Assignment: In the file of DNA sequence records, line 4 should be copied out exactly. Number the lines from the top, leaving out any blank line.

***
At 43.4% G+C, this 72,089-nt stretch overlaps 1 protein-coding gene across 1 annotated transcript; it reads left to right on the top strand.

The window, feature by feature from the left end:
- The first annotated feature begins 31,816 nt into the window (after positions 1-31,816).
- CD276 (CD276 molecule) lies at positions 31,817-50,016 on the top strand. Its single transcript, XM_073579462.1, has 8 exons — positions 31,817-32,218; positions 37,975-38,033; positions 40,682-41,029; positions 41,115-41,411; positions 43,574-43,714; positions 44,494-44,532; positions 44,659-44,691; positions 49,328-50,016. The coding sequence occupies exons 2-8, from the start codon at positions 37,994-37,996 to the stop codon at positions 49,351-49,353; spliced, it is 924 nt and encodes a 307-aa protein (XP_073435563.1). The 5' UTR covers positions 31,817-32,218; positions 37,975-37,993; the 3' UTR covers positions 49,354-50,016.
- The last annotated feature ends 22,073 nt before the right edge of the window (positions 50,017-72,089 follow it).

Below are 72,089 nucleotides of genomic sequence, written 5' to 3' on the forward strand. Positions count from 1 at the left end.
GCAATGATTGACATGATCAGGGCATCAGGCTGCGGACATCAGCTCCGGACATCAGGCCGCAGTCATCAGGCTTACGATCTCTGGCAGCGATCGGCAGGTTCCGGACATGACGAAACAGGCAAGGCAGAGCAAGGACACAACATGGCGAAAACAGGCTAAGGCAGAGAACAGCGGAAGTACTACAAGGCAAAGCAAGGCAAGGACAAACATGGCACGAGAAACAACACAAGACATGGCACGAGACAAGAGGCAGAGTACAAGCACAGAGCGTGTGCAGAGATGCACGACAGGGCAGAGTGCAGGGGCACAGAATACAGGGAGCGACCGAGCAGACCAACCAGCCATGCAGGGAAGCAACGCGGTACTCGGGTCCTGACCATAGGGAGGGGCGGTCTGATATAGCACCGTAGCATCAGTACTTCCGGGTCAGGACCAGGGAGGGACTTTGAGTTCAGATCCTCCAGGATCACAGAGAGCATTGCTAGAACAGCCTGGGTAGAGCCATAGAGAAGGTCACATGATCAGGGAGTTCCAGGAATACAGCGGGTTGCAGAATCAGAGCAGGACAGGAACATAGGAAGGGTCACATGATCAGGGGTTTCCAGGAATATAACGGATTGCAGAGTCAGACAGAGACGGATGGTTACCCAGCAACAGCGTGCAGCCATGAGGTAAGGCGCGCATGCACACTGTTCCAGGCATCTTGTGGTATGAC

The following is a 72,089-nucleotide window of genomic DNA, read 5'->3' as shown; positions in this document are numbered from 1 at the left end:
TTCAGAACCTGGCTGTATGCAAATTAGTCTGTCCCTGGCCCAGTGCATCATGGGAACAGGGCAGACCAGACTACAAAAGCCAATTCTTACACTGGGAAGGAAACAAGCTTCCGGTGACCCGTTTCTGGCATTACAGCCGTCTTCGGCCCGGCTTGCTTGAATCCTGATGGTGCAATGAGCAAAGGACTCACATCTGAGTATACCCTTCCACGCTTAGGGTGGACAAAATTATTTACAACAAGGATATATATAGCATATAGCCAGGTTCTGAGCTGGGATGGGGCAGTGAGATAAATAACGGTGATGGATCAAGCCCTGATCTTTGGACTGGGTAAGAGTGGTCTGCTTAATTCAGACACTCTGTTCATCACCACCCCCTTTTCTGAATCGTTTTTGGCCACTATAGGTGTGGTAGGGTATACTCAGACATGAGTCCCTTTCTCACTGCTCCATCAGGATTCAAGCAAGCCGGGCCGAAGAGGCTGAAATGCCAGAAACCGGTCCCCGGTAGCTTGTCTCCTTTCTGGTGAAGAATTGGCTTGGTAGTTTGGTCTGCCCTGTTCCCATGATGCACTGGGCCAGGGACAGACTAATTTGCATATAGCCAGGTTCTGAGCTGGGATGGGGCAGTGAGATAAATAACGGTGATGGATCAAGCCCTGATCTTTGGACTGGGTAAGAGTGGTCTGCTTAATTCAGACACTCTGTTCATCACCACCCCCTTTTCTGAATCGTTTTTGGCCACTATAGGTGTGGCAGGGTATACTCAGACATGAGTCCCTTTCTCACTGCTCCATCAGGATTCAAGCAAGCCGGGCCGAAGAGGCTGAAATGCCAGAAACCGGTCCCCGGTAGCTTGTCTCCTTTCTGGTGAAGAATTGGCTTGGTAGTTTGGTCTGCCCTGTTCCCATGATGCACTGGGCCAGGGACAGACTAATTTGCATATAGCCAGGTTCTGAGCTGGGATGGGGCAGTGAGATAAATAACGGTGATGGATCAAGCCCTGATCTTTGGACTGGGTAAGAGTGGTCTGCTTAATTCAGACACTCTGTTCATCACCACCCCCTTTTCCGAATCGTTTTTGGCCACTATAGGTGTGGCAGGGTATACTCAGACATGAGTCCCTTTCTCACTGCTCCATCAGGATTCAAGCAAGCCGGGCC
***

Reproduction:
- CD276 (CD276 molecule) lies at positions 31,817-50,016 on the top strand. Its single transcript, XM_073579462.1, has 8 exons — positions 31,817-32,218; positions 37,975-38,033; positions 40,682-41,029; positions 41,115-41,411; positions 43,574-43,714; positions 44,494-44,532; positions 44,659-44,691; positions 49,328-50,016. The coding sequence occupies exons 2-8, from the start codon at positions 37,994-37,996 to the stop codon at positions 49,351-49,353; spliced, it is 924 nt and encodes a 307-aa protein (XP_073435563.1). The 5' UTR covers positions 31,817-32,218; positions 37,975-37,993; the 3' UTR covers positions 49,354-50,016.